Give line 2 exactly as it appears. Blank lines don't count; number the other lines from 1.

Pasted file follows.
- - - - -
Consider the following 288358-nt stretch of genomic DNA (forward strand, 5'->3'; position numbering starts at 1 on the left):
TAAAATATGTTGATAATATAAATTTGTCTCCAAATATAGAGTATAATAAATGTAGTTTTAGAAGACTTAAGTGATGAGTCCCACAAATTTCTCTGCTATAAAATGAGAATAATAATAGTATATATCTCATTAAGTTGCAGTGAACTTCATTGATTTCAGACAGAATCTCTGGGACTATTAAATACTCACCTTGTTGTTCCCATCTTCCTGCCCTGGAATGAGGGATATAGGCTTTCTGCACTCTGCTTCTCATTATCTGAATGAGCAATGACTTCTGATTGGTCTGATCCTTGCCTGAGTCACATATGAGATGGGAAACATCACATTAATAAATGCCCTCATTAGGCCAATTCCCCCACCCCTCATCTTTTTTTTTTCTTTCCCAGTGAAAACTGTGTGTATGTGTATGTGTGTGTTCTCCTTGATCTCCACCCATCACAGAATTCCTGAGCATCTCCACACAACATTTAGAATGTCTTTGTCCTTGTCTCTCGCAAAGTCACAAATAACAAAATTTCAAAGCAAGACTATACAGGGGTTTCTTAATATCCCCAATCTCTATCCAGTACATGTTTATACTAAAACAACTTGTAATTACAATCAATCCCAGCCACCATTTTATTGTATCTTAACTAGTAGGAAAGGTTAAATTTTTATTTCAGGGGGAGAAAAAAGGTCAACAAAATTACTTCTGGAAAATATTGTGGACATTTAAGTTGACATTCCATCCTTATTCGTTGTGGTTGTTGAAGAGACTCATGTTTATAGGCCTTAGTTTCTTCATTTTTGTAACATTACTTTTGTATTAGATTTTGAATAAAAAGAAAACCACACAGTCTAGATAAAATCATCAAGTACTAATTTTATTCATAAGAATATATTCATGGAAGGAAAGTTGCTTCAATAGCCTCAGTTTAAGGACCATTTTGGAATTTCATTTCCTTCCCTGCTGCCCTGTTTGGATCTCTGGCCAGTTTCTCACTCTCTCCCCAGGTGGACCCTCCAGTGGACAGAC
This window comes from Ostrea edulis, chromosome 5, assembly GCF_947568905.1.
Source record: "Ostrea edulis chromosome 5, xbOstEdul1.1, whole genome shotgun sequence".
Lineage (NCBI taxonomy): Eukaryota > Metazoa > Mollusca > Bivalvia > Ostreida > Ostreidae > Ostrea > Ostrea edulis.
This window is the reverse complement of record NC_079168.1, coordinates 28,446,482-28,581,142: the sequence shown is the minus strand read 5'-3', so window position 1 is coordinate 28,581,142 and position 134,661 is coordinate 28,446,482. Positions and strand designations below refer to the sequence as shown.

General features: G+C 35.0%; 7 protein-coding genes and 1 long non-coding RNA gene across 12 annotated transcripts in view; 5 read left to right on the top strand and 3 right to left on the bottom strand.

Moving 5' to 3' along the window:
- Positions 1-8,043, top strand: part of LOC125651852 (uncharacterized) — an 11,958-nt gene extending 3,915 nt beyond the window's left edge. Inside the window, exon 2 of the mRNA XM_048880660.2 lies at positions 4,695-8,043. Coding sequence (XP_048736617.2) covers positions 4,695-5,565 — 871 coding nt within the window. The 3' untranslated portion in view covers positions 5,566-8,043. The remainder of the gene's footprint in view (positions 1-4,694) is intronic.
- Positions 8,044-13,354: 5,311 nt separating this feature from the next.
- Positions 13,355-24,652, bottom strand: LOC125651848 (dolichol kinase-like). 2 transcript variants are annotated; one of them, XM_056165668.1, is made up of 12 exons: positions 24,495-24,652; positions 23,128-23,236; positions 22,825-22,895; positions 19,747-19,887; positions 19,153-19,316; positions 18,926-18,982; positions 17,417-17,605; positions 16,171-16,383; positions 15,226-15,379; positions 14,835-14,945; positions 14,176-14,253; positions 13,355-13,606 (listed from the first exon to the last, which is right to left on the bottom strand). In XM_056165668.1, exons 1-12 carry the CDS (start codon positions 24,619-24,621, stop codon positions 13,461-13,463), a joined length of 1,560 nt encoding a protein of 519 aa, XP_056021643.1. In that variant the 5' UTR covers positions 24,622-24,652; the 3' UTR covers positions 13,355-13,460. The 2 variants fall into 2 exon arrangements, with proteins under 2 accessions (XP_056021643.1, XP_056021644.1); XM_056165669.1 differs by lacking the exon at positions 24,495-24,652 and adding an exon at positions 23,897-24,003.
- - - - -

TAAAATATGTTGATAATATAAATTTGTCTCCAAATATAGAGTATAATAAATGTAGTTTTAGAAGACTTAAGTGATGAGTCCCACAAATTTCTCTGCTATAAAATGAGAATAATAATAGTATATATCTCATTAAGTTGCAGTGAACTTCATTGATTTCAGACAGAATCTCTGGGACTATTAAATACTCACCTTGTTGTTCCCATCTTCCTGCCCTGGAATGAGGGATATAGGCTTTCTGCACTCTGCTTCTCATTATCTGAATGAGCAATGACTTCTGATTGGTCTGATCCTTGCCTGAGTCACATATGAGATGGGAAACATCACATTAATAAATGCCCTCATTAGGCCAATTCCCCCACCCCTCATCTTTTTTTTTTCTTTCCCAGTGAAAACTGTGTGTATGTGTATGTGTGTGTTCTCCTTGATCTCCACCCATCACAGAATTCCTGAGCATCTCCACACAACATTTAGAATGTCTTTGTCCTTGTCTCTCGCAAAGTCACAAATAACAAAATTTCAAAGCAAGACTATACAGGGGTTTCTTAATATCCCCAATCTCTATCCAGTACATGTTTATACTAAAACAACTTGTAATTACAATCAATCCCAGCCACCATTTTATTGTATCTTAACTAGTAGGAAAGGTTAAATTTTTATTTCAGGGGGAGAAAAAAGGTCAACAAAATTACTTCTGGAAAATATTGTGGACATTTAAGTTGACATTCCATCCTTATTCGTTGTGGTTGTTGAAGAGACTCATGTTTATAGGCCTTAGTTTCTTCATTTTTGTAACATTACTTTTGTATTAGATTTTGAATAAAAAGAAAACCACACAGTCTAGATAAAATCATCAAGTACTAATTTTATTCATAAGAATATATTCATGGAAGGAAAGTTGCTTCAATAGCCTCAGTTTAAGGACCATTTTGGAATTTCATTTCCTTCCCTGCTGCCCTGTTTGGATCTCTGGCCAGTTTCTCACTCTCTCCCCAGGTGGACCCTCCAGTGGACAGAC